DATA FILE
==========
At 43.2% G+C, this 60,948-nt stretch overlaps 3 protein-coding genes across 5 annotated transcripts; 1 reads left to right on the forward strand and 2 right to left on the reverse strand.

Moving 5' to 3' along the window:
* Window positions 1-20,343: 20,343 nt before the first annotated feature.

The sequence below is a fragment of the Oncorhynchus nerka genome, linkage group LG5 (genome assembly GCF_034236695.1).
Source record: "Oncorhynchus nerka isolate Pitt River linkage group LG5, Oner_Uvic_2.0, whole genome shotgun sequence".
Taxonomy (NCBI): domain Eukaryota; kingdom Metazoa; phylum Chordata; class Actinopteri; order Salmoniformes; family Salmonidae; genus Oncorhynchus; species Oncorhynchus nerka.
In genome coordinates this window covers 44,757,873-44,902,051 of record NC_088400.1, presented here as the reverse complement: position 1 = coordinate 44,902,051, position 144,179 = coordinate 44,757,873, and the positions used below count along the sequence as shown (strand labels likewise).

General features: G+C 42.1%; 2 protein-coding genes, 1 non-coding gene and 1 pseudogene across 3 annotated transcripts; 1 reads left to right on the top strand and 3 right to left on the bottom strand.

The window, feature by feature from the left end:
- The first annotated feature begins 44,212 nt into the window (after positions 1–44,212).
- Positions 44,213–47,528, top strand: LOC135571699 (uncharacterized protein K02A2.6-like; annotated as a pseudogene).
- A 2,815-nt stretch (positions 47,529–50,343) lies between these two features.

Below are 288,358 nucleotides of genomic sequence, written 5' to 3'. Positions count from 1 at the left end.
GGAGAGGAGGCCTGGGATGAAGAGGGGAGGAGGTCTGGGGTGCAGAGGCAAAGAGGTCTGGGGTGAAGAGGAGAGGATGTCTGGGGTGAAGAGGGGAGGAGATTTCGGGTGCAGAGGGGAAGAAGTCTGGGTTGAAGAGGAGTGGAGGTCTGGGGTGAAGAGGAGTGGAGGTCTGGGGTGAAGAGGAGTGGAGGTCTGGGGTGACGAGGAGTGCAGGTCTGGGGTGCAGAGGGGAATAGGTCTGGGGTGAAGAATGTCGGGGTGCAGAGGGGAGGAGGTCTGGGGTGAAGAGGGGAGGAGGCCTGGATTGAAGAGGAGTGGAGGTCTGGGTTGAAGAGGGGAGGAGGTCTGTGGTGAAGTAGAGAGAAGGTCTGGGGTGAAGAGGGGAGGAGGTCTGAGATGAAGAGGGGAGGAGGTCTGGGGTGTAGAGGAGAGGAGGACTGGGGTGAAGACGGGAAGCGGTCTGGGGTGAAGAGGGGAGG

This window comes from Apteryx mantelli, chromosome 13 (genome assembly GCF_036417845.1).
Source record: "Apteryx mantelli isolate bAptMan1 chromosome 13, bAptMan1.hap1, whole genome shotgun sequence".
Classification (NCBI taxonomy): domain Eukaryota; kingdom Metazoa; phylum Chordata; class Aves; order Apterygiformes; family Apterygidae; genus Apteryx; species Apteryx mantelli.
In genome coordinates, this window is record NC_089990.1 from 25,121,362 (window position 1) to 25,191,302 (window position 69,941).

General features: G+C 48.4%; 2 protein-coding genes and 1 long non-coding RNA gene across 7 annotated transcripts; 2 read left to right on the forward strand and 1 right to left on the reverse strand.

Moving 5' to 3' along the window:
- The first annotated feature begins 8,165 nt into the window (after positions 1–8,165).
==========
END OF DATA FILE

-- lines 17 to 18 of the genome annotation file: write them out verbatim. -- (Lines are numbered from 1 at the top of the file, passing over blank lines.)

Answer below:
Classification (NCBI taxonomy): domain Eukaryota; kingdom Metazoa; phylum Chordata; class Aves; order Apterygiformes; family Apterygidae; genus Apteryx; species Apteryx mantelli.
In genome coordinates, this window is record NC_089990.1 from 25,121,362 (window position 1) to 25,191,302 (window position 69,941).